November 13, 2007
English only: Drivers Licenses and Official Languages
The Alabama Supreme Court recently issued an opinion regarding the application of the state's "English only" constitutional provision to drivers license examinations given in multiple languages. Cole v. Riley, 2007 WL 3051051 (Ala. 2007).
AL CONST Amend. No. 509 provides:
English is the official language of the state of Alabama. The legislature shall enforce this amendment by appropriate legislation. The legislature and officials of the state of Alabama shall take all steps necessary to insure that the role of English as the common language of the state of Alabama is preserved and enhanced. The legislature shall make no law which diminishes or ignores the role of English as the common language of the state of Alabama.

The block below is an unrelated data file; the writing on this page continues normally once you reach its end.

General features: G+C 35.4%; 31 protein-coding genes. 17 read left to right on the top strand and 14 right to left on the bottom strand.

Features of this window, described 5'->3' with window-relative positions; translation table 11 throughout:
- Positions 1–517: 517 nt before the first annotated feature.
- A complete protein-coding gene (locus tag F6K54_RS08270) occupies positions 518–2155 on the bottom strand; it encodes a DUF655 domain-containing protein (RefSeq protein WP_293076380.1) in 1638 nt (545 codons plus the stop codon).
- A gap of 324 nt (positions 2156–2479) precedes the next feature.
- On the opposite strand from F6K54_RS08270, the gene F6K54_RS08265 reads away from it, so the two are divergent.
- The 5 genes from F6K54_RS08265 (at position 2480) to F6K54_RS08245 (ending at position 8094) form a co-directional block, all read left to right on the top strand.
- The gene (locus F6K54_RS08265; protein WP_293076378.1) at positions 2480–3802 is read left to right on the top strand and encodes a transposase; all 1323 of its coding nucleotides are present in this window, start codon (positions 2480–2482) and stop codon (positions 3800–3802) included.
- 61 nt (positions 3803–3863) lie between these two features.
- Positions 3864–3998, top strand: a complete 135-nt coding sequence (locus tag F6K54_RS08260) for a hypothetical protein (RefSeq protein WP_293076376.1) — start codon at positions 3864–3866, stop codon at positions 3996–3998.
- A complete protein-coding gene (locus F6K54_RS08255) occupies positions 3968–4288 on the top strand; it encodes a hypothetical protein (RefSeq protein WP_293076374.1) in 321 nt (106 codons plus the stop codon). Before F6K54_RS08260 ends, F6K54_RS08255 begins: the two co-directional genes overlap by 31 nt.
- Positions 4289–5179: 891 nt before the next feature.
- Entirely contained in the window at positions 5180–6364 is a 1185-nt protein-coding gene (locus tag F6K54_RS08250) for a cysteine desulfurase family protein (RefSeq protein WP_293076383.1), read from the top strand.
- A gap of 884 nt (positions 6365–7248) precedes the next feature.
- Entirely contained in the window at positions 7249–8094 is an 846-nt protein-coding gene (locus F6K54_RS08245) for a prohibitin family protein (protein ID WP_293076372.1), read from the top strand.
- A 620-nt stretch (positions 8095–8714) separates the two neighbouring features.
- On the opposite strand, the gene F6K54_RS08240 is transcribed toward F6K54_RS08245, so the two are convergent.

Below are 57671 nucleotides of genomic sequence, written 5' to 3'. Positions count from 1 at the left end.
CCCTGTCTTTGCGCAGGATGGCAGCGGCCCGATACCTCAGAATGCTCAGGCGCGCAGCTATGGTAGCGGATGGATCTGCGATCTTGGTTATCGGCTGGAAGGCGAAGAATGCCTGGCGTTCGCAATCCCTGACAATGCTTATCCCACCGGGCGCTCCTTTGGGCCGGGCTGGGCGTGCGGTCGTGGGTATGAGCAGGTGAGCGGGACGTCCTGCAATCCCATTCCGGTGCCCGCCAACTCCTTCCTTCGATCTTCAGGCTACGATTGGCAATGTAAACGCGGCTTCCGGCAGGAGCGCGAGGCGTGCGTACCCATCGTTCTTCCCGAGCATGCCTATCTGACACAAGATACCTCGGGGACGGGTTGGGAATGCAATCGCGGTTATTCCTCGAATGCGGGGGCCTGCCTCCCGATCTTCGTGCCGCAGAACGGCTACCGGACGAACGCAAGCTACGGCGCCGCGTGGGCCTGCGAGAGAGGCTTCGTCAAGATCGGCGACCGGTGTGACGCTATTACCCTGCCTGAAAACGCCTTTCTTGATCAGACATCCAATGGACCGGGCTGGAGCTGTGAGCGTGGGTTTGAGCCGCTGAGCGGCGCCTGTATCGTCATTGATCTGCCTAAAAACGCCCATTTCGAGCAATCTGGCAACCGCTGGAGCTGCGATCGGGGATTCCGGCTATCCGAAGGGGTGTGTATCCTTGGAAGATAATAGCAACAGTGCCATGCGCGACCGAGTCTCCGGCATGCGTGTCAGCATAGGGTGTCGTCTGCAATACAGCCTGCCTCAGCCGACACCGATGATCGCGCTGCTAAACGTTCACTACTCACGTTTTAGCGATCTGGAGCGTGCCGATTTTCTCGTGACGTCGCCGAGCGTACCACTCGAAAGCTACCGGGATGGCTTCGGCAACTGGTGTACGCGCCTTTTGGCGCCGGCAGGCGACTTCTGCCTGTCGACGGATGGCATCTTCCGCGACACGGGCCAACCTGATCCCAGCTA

Any person who is a resident of or doing business in the state of Alabama shall have standing to sue the state of Alabama to enforce this amendment, and the courts of record of the state of Alabama shall have jurisdiction to hear cases brought to enforce this provision. The legislature may provide reasonable and appropriate limitations on the time and manner of suits brought under this amendment.
The Court assumed, without deciding, that the Constitutional amendment was self-executing. A split court (in an opinion by the Chief Justice with two justices concurring and two concurring specially) concluded that the plaintiff had failed to demonstrate that offering drivers licenses in multiple languages had diminished or eroded English as Alabama's common language or that English-only testing was required in order to "preserve and enhance" English as the state's common language.
TrackBack URL for this entry:
Listed below are links to weblogs that reference English only: Drivers Licenses and Official Languages: